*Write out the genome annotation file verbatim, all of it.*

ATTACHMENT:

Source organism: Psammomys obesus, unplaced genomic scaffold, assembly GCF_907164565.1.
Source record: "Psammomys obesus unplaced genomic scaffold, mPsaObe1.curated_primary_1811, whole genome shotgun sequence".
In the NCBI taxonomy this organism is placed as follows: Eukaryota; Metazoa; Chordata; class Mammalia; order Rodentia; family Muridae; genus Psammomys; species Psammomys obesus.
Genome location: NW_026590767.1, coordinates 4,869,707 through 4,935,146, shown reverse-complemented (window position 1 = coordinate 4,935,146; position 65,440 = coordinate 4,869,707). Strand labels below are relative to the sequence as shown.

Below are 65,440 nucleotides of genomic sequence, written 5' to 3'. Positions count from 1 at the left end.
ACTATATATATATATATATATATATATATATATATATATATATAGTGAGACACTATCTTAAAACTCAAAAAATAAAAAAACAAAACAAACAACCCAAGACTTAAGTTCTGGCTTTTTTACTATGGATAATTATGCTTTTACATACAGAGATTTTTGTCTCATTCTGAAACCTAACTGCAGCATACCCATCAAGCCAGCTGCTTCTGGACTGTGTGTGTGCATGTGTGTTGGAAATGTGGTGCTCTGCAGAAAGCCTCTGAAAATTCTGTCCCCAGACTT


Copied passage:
Source organism: Psammomys obesus, unplaced genomic scaffold, assembly GCF_907164565.1.
Source record: "Psammomys obesus unplaced genomic scaffold, mPsaObe1.curated_primary_1811, whole genome shotgun sequence".
In the NCBI taxonomy this organism is placed as follows: Eukaryota; Metazoa; Chordata; class Mammalia; order Rodentia; family Muridae; genus Psammomys; species Psammomys obesus.
Genome location: NW_026590767.1, coordinates 4,869,707 through 4,935,146, shown reverse-complemented (window position 1 = coordinate 4,935,146; position 65,440 = coordinate 4,869,707). Strand labels below are relative to the sequence as shown.

Below are 65,440 nucleotides of genomic sequence, written 5' to 3'. Positions count from 1 at the left end.
ACTATATATATATATATATATATATATATATATATATATATATAGTGAGACACTATCTTAAAACTCAAAAAATAAAAAAACAAAACAAACAACCCAAGACTTAAGTTCTGGCTTTTTTACTATGGATAATTATGCTTTTACATACAGAGATTTTTGTCTCATTCTGAAACCTAACTGCAGCATACCCATCAAGCCAGCTGCTTCTGGACTGTGTGTGTGCATGTGTGTTGGAAATGTGGTGCTCTGCAGAAAGCCTCTGAAAATTCTGTCCCCAGACTT